Moiz Khan-Minsk Moscow-MDS

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Moscow and Minsk, a supranational union called the Union State, agreed to station tactical nuclear weapons (TNWs) in Belarus on 25 May 2023, a decision in consideration since December 2021. Russia delivered the first batch of weapons in June 2023, with the rest expected to be deployed by year-end. In August 2023, Poland also confirmed the movement of weapons. This marks the first time post-Soviet Union Russia has stationed nuclear weapons beyond borders. Russia and Belarus cited increasing Western threats, sanctions and continued military build-up by NATO countries and the recent arming of Ukraine as the reasons for deployment. Though the Union State claims that this move will strengthen deterrence against the United States (US) and NATO, it undermines nuclear non-proliferation norms. It also raises the risk of escalation in nuclear brinkmanship by Russia amidst its conflict with Ukraine.

Following the Soviet Union’s disintegration, Belarus committed to return the previously inherited nuclear weapons to Russia under the 1990 Declaration of State Sovereignty and the 1992 Lisbon Protocol. Minsk joined the Nuclear Non-proliferation Treaty (NPT) as a non-nuclear weapon state in July 1993. After receiving security assurances from the US, the United Kingdom (UK) and Russia under the 1994 Budapest Declaration, Belarus transferred all nuclear weapons by November 1996.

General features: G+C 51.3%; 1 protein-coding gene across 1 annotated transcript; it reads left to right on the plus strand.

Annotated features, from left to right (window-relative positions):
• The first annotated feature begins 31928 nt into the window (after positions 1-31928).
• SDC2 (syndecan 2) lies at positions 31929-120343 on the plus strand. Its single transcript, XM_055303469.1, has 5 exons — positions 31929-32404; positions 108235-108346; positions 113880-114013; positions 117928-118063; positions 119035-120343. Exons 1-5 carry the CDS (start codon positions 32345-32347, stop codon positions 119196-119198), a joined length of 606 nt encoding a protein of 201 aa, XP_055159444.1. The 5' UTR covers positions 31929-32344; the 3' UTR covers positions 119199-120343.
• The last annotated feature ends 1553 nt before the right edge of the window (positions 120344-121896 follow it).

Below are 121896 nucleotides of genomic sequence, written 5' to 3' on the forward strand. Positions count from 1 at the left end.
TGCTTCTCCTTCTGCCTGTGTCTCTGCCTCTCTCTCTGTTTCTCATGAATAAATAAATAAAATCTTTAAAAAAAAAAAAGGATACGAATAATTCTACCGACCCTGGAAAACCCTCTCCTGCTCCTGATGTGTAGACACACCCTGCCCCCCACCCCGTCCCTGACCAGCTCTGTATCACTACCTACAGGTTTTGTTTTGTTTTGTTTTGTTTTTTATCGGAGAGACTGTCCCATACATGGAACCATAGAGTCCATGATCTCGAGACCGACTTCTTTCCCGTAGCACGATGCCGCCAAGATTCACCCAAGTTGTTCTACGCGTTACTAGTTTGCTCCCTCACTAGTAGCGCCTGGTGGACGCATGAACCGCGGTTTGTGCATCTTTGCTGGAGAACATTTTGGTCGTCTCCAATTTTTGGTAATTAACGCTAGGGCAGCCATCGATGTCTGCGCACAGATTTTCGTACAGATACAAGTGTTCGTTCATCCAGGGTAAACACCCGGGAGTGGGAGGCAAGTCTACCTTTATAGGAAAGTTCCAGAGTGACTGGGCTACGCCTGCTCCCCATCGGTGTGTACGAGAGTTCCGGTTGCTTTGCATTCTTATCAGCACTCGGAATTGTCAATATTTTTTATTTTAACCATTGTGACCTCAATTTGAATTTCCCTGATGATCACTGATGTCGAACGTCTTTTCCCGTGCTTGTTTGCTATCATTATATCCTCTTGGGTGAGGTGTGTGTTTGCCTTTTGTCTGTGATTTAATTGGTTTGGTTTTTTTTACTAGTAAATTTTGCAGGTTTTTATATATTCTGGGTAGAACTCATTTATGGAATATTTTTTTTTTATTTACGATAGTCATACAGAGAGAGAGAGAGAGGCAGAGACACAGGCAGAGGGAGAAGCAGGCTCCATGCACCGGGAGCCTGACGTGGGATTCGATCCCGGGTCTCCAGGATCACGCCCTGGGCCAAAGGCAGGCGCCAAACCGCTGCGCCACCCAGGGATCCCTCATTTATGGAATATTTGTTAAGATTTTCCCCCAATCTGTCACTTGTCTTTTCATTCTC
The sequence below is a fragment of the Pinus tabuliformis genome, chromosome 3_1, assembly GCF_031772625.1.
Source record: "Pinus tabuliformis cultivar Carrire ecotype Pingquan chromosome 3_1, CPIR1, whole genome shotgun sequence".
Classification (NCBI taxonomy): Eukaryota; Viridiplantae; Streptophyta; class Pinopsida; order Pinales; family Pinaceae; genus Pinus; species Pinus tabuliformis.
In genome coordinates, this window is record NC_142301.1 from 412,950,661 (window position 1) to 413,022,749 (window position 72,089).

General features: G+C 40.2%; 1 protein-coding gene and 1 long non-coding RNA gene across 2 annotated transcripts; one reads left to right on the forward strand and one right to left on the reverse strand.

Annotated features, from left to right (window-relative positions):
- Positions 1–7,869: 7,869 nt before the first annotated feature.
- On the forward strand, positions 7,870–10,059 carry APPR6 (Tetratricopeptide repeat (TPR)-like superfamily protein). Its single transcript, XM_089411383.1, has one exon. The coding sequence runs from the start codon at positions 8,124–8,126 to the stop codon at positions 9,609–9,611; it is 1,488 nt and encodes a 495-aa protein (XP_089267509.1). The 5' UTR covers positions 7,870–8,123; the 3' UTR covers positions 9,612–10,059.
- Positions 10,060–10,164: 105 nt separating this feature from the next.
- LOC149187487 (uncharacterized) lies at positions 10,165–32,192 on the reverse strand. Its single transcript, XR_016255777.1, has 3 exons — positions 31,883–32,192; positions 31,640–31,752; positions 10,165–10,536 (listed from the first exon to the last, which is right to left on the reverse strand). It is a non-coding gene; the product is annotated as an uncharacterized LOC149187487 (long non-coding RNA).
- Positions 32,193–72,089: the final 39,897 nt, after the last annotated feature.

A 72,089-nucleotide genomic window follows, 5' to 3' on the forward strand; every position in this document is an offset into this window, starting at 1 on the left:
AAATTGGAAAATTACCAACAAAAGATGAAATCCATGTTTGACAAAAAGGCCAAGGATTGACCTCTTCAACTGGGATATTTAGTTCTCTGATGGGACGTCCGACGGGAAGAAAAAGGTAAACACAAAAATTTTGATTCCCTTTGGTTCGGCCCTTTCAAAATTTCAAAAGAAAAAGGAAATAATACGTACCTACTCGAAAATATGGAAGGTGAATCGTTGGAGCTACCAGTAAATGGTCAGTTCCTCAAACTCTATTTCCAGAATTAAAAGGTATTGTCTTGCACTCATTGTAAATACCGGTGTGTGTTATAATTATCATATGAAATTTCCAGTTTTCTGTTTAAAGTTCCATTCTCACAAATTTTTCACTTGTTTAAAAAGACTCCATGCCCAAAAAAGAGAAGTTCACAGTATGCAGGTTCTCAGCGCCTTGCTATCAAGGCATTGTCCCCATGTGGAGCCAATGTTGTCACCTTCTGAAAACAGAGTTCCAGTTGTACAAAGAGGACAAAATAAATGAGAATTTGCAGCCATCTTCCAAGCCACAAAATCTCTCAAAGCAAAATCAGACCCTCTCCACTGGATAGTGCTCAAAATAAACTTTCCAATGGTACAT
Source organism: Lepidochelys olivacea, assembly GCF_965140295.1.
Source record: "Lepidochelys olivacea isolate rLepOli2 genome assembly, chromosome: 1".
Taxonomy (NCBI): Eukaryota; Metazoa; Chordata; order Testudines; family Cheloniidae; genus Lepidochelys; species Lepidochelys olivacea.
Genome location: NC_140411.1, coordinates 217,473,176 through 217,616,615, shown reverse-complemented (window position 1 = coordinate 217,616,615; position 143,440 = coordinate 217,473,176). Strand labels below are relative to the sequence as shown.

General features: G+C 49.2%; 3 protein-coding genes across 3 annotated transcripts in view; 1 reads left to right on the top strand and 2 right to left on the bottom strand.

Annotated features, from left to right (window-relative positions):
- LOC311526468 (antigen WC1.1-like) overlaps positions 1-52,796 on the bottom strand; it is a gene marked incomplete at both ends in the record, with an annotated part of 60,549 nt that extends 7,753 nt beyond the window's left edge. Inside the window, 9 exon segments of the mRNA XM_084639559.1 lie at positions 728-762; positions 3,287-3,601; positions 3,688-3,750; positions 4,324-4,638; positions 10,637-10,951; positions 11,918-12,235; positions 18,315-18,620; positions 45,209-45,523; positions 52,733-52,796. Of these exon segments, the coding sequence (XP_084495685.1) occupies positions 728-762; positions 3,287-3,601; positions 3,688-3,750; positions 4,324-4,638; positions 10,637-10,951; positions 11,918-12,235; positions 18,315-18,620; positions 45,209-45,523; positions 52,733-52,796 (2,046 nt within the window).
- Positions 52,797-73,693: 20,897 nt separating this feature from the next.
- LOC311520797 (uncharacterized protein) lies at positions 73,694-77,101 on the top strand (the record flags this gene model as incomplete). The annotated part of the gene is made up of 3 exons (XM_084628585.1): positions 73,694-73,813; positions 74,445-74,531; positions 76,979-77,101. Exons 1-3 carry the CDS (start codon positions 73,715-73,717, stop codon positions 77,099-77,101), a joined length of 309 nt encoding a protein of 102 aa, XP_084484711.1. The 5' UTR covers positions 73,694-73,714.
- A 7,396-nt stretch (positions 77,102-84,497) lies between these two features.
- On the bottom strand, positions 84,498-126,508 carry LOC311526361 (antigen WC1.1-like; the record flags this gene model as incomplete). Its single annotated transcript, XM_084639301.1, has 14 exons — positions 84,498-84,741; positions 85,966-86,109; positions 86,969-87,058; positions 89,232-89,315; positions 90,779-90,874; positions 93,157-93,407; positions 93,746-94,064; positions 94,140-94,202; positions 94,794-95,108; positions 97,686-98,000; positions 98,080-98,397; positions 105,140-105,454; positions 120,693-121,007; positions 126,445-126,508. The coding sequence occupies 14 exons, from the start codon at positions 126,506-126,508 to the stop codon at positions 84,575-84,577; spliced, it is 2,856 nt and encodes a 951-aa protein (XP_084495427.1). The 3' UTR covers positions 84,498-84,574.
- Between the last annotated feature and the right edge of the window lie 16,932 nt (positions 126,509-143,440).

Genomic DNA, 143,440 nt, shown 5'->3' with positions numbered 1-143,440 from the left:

However, after nearly two decades, Belarus shifted its nuclear policy and decided to host the Russian TNWs. The country had to amend its constitution in February 2022, which now omits reference to its previous ‘nuclear-free status’. Belarus is currently under severe Western sanctions for alleged rigging of its 2020 Presidential Elections and involvement in Russia’s invasion of Ukraine. Therefore, it considers the West’s political and economic pressure a legitimate concern for its national security prompting the need to bolster defence capabilities.